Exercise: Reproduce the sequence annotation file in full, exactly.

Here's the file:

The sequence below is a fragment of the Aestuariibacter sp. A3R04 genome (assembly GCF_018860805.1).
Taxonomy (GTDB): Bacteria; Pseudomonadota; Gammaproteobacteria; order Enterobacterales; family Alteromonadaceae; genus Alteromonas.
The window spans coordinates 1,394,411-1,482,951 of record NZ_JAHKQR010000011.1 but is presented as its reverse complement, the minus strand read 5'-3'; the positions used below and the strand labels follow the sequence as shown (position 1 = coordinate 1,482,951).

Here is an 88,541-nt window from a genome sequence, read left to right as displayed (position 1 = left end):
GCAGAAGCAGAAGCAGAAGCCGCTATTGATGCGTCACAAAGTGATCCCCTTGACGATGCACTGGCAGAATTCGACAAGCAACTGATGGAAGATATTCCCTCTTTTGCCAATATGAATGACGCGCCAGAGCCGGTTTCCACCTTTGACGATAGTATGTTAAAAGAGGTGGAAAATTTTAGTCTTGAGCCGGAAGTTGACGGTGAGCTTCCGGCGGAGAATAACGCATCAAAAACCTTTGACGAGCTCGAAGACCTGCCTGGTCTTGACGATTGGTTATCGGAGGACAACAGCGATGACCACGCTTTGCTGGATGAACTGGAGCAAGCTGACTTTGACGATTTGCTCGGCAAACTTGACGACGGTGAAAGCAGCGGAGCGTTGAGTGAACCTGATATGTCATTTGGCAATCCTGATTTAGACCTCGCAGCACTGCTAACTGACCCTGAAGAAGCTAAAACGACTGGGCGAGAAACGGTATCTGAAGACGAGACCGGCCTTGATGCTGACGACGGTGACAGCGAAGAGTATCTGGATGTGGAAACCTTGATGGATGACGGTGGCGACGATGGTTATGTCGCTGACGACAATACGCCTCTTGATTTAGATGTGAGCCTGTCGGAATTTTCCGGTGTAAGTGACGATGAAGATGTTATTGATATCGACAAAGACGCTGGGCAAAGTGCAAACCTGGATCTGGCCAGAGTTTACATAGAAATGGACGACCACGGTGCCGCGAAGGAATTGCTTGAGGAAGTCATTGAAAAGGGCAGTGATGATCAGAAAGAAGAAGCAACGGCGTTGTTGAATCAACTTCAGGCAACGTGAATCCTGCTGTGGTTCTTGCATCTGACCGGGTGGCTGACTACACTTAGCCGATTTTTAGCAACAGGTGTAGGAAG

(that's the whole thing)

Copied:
The sequence below is a fragment of the Aestuariibacter sp. A3R04 genome (assembly GCF_018860805.1).
Taxonomy (GTDB): Bacteria; Pseudomonadota; Gammaproteobacteria; order Enterobacterales; family Alteromonadaceae; genus Alteromonas.
The window spans coordinates 1,394,411-1,482,951 of record NZ_JAHKQR010000011.1 but is presented as its reverse complement, the minus strand read 5'-3'; the positions used below and the strand labels follow the sequence as shown (position 1 = coordinate 1,482,951).

Here is an 88,541-nt window from a genome sequence, read left to right as displayed (position 1 = left end):
GCAGAAGCAGAAGCAGAAGCCGCTATTGATGCGTCACAAAGTGATCCCCTTGACGATGCACTGGCAGAATTCGACAAGCAACTGATGGAAGATATTCCCTCTTTTGCCAATATGAATGACGCGCCAGAGCCGGTTTCCACCTTTGACGATAGTATGTTAAAAGAGGTGGAAAATTTTAGTCTTGAGCCGGAAGTTGACGGTGAGCTTCCGGCGGAGAATAACGCATCAAAAACCTTTGACGAGCTCGAAGACCTGCCTGGTCTTGACGATTGGTTATCGGAGGACAACAGCGATGACCACGCTTTGCTGGATGAACTGGAGCAAGCTGACTTTGACGATTTGCTCGGCAAACTTGACGACGGTGAAAGCAGCGGAGCGTTGAGTGAACCTGATATGTCATTTGGCAATCCTGATTTAGACCTCGCAGCACTGCTAACTGACCCTGAAGAAGCTAAAACGACTGGGCGAGAAACGGTATCTGAAGACGAGACCGGCCTTGATGCTGACGACGGTGACAGCGAAGAGTATCTGGATGTGGAAACCTTGATGGATGACGGTGGCGACGATGGTTATGTCGCTGACGACAATACGCCTCTTGATTTAGATGTGAGCCTGTCGGAATTTTCCGGTGTAAGTGACGATGAAGATGTTATTGATATCGACAAAGACGCTGGGCAAAGTGCAAACCTGGATCTGGCCAGAGTTTACATAGAAATGGACGACCACGGTGCCGCGAAGGAATTGCTTGAGGAAGTCATTGAAAAGGGCAGTGATGATCAGAAAGAAGAAGCAACGGCGTTGTTGAATCAACTTCAGGCAACGTGAATCCTGCTGTGGTTCTTGCATCTGACCGGGTGGCTGACTACACTTAGCCGATTTTTAGCAACAGGTGTAGGAAG